If you’ve driven past King Edward Avenue and Cambie, you’ll most likely have slowed down past Vancouver’s Hobbit House.
As a heritage building that wouldn’t be out of place for a scene when the Disney princess befriends her magical sidekicks, the Hobbit House, as it’s known nowadays, is one of the most distinctive houses in the Lower Mainland.
The Hobbit House made news in recent years when its happy ending was put into jeopardy after it was put on the market for $2.9 million. With developers itching to construct high-density complexes near the Canada Line SkyTrain stations along the Cambie corridor, the fate of the Hobbit House was on shaky ground. Although a developer eventually bought it and incorporated its restoration within rezoning plans for a 20-unit townhouse complex, King Edward Green, the history behind Vancouver’s Hobbit House remains rich with age.
As a 75-year-old building, almost half as old as our country, here is the history behind Vancouver’s Hobbit House.
The Vancouver Hobbit House is one of three residential properties conceived by a builder by the name of Brenton Lea and designed by architect Ross Anthony Lort. Lea originally hired Lort in the 1940s to design a residence on Broadway for Lea’s family that would look like a Tudor cottage from the time of Shakespeare. After it was completed in 1942, Lea asked Lort to design a similar house on King Edward for a foreman from the Canadian National Railway. Lort then designed a third hobbit house in West Vancouver, before getting around to another heritage home, the Casa Mia on Southwest Marine. All three hobbit houses still stand, notwithstanding restoration and upkeep.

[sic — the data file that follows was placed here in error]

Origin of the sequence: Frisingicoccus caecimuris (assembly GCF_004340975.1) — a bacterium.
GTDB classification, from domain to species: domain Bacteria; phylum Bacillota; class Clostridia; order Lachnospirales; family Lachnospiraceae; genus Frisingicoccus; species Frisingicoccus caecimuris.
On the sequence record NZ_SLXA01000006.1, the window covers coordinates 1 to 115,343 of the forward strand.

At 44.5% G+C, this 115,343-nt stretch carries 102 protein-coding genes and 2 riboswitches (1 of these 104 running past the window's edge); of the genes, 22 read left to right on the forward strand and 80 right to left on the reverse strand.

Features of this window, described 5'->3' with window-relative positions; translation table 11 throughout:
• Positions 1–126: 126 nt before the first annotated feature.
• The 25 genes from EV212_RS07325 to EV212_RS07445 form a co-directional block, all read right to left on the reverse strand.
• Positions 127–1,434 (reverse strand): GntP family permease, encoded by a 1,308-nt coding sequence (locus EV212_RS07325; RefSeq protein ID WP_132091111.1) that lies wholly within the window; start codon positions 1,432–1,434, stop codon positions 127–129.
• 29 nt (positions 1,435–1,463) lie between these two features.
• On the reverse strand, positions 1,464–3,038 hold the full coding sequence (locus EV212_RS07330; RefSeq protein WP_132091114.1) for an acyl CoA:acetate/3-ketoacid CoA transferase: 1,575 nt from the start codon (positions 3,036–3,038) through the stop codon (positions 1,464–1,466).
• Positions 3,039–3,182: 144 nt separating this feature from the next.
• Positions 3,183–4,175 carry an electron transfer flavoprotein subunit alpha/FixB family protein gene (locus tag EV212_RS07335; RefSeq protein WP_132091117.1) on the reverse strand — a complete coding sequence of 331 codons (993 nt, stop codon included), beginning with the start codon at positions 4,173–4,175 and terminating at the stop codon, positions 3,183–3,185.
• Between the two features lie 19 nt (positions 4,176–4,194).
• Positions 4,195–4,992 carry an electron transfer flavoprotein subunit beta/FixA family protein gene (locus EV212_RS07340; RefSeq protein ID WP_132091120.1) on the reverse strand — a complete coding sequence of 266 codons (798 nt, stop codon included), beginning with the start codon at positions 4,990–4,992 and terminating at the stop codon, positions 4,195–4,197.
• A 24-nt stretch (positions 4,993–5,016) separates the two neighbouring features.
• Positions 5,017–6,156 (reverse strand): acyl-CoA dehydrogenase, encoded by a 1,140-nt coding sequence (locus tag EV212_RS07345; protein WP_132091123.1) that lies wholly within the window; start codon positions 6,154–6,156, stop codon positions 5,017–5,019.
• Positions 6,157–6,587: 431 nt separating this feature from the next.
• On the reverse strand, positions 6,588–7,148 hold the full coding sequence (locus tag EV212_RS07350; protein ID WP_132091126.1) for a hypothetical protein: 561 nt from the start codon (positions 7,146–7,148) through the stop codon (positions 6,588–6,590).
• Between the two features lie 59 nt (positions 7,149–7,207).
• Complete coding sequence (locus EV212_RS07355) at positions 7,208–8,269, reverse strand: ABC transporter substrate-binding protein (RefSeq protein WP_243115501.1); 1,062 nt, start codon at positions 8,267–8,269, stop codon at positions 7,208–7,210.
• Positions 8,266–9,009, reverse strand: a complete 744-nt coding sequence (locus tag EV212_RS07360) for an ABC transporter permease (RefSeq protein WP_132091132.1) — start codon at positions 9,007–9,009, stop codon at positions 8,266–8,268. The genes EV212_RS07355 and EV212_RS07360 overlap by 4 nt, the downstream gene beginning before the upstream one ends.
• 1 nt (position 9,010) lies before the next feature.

Although it seems like an architectural eccentricity in the history of Vancouver, the Hobbit House is part of the Provincial Revivalism style popular in North America between the First and Second World Wars. Appealing to a North American sense of home as a cozy sanctuary of domesticity, Vancouver would be a double of the Shire if demand kept up.
Designed in the style of an English cottage, the Hobbit House is built entirely from Canadian materials. Its remarkable wavy roof is made of steam-bent cedar shingles, a decidedly West Coast take on thatched roofs. To get a sense of the quality of the craftsmanship, to restore this roof today would cost in the hundreds of thousands of dollars.
Since the 1940s, the Hobbit House on King Edward has switched hands once in the 1970s when a doctor and wife purchased the property, and again in 2013 by a townhouse developer who purchased it. The Hobbit House on King Edward may be the most fully realized vision of this architectural quirk from yesteryear. It appears there are some who are supporting the Middle-earth aesthetic, as this single-family residence has already been bought. Go figure.
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